Metallomesogens [1,2] were considered promising materials with novel and interesting properties, based on the role of metal ions in the formation of molecular motifs and intermolecular interactions, which were unapproachable for organic liquid crystals [3,5]. As a part of our detailed research investigation [6,10] on transition metal complexes of a series of mesogenic Schiff' base ligands derived from 2, 4- dihydroxybenzaldehyde, we report here the synthesis and spectral studies of some 3d metal complexes of N,N’-di-(4’-30 hepttyloxybenzoatesalicylidene)-l’’, 8’’-diamino-3’’,6’’-dioxaoctane; H2dobsdd, HL1. We have observed that the TiII complex of HL1, I (scheme. 1), was reported [11] and the structure discussed on the basis of powder XRD, mesogenic and magnetic moment data; however, the bonding nature of carbonyl oxygen was not reported due to lack of IR and NMR spectral studies. Further, Hoshino et al. [12] reported a similar CuII complex, II, where the two terminal alkyl chains of I were interchanged, and established the bonding nature of carbonyl oxygen on the basis of single crystal XRD data with an octahedral environment around the metal ion. In the present work we report a square-planar Sc II and octahedral TiII, VdII, and CrII complexes on the basis of a logical discussion of spectral data on the bonding nature of ligand (HL1).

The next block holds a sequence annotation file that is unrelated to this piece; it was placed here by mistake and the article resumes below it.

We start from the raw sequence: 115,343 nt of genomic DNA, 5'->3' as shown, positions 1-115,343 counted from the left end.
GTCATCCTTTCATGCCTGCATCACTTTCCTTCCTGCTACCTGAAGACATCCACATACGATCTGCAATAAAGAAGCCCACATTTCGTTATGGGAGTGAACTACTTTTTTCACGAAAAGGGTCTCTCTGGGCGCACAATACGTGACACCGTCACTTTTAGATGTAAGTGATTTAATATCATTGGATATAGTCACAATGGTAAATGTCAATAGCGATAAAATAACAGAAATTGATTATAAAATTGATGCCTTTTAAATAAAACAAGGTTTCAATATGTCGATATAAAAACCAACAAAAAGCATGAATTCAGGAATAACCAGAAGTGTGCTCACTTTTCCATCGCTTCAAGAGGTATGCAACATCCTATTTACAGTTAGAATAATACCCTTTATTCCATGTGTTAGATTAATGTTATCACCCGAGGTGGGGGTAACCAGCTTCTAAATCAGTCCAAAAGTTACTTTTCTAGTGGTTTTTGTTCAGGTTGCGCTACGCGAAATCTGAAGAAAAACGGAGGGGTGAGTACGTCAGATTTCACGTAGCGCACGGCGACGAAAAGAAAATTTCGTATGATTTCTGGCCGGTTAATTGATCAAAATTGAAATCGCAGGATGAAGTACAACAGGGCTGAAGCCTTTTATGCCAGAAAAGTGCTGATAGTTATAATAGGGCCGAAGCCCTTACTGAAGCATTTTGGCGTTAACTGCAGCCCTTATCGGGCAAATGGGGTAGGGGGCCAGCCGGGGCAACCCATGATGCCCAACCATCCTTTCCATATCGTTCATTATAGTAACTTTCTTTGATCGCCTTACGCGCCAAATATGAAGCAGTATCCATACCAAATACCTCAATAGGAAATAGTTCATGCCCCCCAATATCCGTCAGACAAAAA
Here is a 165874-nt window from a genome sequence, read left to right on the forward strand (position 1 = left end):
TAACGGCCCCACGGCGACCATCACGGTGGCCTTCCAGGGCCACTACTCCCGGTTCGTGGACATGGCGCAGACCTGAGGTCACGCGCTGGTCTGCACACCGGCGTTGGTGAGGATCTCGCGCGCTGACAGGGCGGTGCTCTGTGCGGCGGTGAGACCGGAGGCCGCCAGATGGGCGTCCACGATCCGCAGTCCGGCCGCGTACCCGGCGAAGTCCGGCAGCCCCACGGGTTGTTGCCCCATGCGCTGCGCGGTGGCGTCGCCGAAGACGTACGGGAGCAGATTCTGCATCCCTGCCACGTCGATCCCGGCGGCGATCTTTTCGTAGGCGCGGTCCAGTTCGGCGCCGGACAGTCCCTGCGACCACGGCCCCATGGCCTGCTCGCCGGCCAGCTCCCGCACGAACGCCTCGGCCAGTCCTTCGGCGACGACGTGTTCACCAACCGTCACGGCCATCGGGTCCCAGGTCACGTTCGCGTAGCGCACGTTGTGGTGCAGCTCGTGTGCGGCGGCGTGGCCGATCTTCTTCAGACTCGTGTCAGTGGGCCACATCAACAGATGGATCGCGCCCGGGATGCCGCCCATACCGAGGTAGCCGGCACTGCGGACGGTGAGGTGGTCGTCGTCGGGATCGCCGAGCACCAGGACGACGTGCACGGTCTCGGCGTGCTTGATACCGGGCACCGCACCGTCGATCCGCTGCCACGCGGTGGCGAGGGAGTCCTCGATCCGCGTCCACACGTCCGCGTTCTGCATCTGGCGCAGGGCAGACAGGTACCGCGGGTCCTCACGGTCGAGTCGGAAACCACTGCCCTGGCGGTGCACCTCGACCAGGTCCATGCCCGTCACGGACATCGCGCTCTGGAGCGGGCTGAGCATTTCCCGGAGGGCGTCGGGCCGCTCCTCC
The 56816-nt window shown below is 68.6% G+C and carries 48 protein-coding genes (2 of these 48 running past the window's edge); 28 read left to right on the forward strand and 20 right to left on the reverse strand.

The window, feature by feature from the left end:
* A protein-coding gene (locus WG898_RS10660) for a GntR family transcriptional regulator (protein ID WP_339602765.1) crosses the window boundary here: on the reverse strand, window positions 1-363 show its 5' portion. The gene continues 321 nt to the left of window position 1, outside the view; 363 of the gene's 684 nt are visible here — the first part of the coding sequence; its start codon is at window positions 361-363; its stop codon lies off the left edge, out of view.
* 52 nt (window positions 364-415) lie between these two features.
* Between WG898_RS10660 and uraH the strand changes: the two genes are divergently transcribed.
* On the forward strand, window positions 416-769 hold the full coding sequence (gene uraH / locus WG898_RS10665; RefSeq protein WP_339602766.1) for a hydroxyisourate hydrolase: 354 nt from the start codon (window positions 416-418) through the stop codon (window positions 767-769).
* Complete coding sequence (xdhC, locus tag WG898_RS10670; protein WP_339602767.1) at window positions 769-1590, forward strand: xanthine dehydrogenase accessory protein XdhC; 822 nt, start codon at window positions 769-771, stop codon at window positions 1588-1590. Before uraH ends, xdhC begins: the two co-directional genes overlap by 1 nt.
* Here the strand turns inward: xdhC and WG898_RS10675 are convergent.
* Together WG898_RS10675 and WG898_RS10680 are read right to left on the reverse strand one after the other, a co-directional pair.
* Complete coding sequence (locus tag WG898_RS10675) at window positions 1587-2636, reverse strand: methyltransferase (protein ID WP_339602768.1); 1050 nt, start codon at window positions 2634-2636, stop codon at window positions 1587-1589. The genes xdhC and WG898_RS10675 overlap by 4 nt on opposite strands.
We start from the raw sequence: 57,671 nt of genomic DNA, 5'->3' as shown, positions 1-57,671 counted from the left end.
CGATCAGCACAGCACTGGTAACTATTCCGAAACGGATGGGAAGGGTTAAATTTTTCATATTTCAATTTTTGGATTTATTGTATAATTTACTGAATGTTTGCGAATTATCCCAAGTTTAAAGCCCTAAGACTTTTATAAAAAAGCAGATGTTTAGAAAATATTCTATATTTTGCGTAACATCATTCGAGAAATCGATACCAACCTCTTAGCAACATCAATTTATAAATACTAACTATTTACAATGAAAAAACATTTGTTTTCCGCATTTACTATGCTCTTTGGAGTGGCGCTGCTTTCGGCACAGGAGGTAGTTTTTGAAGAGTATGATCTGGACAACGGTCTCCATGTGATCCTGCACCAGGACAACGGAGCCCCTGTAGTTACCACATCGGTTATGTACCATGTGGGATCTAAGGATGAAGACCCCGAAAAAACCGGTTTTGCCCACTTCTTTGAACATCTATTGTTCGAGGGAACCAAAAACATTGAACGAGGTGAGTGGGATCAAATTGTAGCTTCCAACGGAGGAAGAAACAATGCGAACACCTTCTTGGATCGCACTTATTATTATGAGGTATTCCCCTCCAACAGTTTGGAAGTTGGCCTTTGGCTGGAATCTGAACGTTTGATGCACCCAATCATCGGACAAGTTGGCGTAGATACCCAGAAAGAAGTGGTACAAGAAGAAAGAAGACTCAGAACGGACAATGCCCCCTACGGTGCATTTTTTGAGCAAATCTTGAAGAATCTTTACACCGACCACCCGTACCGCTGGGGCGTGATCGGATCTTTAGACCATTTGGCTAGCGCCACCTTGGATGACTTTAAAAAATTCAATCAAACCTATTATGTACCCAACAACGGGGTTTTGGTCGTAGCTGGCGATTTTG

Scheme-1: Synthetic steps involved in the synthesis of 1 (p-octyloxybenzoic acid), 2 (4-octyloxy-(4’-formyl-3’-hydroxy)benzoate) and 3N,N’-di-(4’-octyloxybenzoate salicylidene)-l’’,8’’-diamino-3’’,6’’-dioxaoctane (H2L3)

Experimental Section


All the required reagents of analytical grade (AR) were purchased from commercial sources and used without further purification: 1-bromooctane, 2, 4-dihydroxybenzaldehyde, N,N’-dicyclohexylcarbodiimide (DCC), N,N-di methylaminopyridine (DMAP) and 1,8-diamino-3,6-dioxaoctane are from Sigma-Aldrich, USA; all Ln(NO)3.xH2O are from Indian Rare Earths Ltd. and KOH from Merck. The organic solvents purchased obtained from commercial vendors were dried using standard methods [15] when required.